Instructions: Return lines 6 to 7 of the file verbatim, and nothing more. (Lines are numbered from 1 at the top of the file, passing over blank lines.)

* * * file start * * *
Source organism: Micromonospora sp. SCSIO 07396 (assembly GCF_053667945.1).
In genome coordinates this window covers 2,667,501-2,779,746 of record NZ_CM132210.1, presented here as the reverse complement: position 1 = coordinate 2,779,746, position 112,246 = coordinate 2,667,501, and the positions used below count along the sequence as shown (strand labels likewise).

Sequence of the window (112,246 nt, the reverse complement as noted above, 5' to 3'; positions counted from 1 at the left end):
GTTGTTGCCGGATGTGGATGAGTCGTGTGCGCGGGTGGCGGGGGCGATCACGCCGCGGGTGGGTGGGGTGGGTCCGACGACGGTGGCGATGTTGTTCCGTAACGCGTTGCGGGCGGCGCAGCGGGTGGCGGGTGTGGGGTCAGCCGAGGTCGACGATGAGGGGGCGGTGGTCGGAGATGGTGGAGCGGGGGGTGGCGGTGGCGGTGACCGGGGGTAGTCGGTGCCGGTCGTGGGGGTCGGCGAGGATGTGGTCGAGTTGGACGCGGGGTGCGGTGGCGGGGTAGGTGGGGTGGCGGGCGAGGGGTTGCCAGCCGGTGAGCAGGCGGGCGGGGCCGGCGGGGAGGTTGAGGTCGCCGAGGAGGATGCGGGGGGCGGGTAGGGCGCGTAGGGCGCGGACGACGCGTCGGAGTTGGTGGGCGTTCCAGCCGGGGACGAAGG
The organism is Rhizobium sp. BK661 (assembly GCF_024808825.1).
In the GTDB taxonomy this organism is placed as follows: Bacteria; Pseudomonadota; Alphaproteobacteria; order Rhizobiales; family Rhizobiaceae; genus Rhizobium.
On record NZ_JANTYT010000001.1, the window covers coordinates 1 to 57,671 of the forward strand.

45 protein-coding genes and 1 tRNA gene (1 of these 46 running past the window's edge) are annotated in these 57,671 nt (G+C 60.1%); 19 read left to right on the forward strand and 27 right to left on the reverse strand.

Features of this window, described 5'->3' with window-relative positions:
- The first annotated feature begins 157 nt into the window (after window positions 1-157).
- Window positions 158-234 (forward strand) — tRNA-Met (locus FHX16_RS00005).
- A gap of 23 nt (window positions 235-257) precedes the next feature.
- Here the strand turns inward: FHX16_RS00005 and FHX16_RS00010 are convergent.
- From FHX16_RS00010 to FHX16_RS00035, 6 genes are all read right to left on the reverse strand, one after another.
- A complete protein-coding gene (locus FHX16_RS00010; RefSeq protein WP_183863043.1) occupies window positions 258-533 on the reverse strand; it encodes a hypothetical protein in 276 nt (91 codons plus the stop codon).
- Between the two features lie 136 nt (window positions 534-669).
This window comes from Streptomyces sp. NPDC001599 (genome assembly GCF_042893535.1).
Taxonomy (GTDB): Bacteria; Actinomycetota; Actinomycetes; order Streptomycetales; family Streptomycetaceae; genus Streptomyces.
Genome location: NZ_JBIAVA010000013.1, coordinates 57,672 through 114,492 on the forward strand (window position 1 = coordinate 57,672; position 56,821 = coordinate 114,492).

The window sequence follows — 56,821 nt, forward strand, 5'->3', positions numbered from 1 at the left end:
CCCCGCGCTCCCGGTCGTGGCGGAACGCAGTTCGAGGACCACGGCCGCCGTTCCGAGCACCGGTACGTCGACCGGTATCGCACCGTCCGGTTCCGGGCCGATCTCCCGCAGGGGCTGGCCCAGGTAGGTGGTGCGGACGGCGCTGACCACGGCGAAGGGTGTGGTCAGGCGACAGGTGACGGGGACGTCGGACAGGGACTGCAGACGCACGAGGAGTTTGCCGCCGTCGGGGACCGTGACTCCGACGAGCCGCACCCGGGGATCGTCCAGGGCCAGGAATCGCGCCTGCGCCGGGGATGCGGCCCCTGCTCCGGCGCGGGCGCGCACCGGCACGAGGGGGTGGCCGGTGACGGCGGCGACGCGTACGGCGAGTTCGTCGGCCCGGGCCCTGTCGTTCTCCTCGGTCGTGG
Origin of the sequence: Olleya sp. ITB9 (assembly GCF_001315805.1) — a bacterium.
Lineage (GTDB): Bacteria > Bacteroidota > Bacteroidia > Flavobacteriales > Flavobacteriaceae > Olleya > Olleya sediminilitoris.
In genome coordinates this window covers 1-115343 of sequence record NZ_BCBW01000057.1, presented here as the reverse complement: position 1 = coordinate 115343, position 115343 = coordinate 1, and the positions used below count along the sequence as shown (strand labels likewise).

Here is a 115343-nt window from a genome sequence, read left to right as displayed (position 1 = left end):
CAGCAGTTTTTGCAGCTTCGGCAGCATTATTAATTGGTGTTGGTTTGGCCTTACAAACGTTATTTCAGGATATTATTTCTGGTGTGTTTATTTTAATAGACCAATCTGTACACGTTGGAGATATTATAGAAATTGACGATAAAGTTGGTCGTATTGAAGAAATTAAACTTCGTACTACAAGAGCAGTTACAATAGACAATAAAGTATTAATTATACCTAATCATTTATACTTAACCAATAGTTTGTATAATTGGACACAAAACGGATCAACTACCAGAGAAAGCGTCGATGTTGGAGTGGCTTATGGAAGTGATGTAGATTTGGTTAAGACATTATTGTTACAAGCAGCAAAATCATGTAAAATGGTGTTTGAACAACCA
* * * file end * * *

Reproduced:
In the GTDB taxonomy this organism is placed as follows: Bacteria; Pseudomonadota; Alphaproteobacteria; order Rhizobiales; family Rhizobiaceae; genus Rhizobium.
On record NZ_JANTYT010000001.1, the window covers coordinates 1 to 57,671 of the forward strand.